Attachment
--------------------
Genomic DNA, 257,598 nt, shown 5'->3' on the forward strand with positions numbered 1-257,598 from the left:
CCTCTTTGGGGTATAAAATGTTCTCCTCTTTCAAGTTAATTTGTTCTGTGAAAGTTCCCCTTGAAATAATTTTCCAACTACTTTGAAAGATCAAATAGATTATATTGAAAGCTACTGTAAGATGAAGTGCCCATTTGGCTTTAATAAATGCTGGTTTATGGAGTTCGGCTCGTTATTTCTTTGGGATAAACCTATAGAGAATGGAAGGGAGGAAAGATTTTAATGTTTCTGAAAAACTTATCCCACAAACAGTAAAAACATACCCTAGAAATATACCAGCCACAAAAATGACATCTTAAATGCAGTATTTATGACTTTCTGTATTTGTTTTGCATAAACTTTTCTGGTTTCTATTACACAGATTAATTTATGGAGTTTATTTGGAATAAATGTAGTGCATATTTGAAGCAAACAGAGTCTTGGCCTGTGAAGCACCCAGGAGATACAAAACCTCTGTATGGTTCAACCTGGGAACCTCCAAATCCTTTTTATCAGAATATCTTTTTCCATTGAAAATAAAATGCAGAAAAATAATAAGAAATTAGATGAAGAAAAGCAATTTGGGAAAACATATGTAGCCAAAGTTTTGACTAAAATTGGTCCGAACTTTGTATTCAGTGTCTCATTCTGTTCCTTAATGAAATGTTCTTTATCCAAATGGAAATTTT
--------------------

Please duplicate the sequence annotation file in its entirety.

Genomic DNA, 257,598 nt, shown 5'->3' on the forward strand with positions numbered 1-257,598 from the left:
CCTCTTTGGGGTATAAAATGTTCTCCTCTTTCAAGTTAATTTGTTCTGTGAAAGTTCCCCTTGAAATAATTTTCCAACTACTTTGAAAGATCAAATAGATTATATTGAAAGCTACTGTAAGATGAAGTGCCCATTTGGCTTTAATAAATGCTGGTTTATGGAGTTCGGCTCGTTATTTCTTTGGGATAAACCTATAGAGAATGGAAGGGAGGAAAGATTTTAATGTTTCTGAAAAACTTATCCCACAAACAGTAAAAACATACCCTAGAAATATACCAGCCACAAAAATGACATCTTAAATGCAGTATTTATGACTTTCTGTATTTGTTTTGCATAAACTTTTCTGGTTTCTATTACACAGATTAATTTATGGAGTTTATTTGGAATAAATGTAGTGCATATTTGAAGCAAACAGAGTCTTGGCCTGTGAAGCACCCAGGAGATACAAAACCTCTGTATGGTTCAACCTGGGAACCTCCAAATCCTTTTTATCAGAATATCTTTTTCCATTGAAAATAAAATGCAGAAAAATAATAAGAAATTAGATGAAGAAAAGCAATTTGGGAAAACATATGTAGCCAAAGTTTTGACTAAAATTGGTCCGAACTTTGTATTCAGTGTCTCATTCTGTTCCTTAATGAAATGTTCTTTATCCAAATGGAAATTTT